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Modern Digital Seismology: Instrumentation, and Small Amplitude Studies in the Engineering World

Clinton, John F. (2004) Modern Digital Seismology: Instrumentation, and Small Amplitude Studies in the Engineering World. EERL Report, 2004-10. Earthquake Engineering Research Laboratory , Pasadena, CA. (Unpublished)

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The recording of ground motions is a fundamental part of both seismology and earthquake engineering. The current state-of-the-art 24-bit continuously recording seismic station is described, with particular attention to the frequency range and dynamic range of the seismic sensors typically installed. An alternative method of recording the strong-motions would be to deploy a velocity sensor rather than an accelerometer. This instrument has the required ability to measure the strongest earth motions, with enhanced long period sensitivity. An existing strong motion velocity sensor from Japan was tested for potential use in US seismic networks. It was found to be incapable of recording strong motions typically observed in the near field of even moderate earthquakes. The instrument was widely deployed near the M8.3 Sept 2003 Tokachi-Oki earthquake. The dataset corroborated our laboratory observations of low velocity saturations. The dataset also served to show all inertial sensors are equally sensitive to tilting, which is widespread in large earthquakes. High-rate GPS data is also recorded during the event. Co-locating high-rate GPS with strong motion sensors is suggested to be currently the optimal method by which the complete and unambiguous deformation field at a station can be recorded. A new application of the modern seismic station is to locate them inside structures. A test station on the 9th floor of Millikan Library is analysed. The continuous data-stream facilitates analysis of the building response to ambient weather, forced vibration tests, and small earthquakes that have occurred during its lifetime. The structure's natural frequencies are shown to be sensitive not only to earthquake excitation, but rainfall, temperature and wind. This has important implications on structural health monitoring, which assumes the natural frequencies of a structure do not vary significantly unless there is structural damage. Moderate to small earthquakes are now regularly recorded by dense, high dynamic range networks. This enhanced recording of the earthquake and its aftershock sequences makes possible the development of a Green's Function deconvolution approach for determining rupture parameters.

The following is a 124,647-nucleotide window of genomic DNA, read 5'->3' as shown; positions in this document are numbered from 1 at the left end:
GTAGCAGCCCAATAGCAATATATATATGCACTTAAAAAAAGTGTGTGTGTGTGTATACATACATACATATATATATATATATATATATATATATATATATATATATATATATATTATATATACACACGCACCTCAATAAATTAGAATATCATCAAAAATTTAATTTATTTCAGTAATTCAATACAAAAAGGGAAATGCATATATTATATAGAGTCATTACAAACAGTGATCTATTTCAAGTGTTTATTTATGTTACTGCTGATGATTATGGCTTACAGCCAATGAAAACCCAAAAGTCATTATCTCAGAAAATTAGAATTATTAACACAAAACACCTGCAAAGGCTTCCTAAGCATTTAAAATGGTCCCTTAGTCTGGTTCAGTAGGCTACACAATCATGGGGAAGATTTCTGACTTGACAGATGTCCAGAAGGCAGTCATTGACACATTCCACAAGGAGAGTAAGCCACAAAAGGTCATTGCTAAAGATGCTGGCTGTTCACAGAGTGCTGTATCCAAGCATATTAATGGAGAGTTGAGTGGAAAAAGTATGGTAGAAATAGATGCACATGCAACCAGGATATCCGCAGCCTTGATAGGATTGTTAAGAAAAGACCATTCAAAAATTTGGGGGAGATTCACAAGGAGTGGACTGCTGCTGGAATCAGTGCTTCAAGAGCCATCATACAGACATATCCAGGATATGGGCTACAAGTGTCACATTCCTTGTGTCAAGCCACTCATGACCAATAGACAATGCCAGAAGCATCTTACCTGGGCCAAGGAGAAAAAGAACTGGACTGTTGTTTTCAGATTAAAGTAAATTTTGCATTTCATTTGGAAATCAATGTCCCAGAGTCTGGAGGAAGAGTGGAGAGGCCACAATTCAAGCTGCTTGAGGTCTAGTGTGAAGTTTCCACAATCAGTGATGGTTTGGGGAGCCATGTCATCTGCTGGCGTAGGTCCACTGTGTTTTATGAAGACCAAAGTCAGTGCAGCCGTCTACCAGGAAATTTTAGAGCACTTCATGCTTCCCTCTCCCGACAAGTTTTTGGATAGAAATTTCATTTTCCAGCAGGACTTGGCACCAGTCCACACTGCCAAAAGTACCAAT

Item Type:Report or Paper (Technical Report)
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URLURL TypeDescription ItemAlso published as author's PhD thesis
Clinton, John F.0000-0001-8626-2703
Additional Information:PhD, 2004
Group:Earthquake Engineering Research Laboratory
Series Name:EERL Report
Issue or Number:2004-10
Record Number:CaltechEERL:EERL-2004-10
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Usage Policy:You are granted permission for individual, educational, research and non-commercial reproduction, distribution, display and performance of this work in any format.
ID Code:26549
Deposited By: Imported from CaltechEERL
Deposited On:19 Oct 2004
Last Modified:13 Aug 2021 22:00

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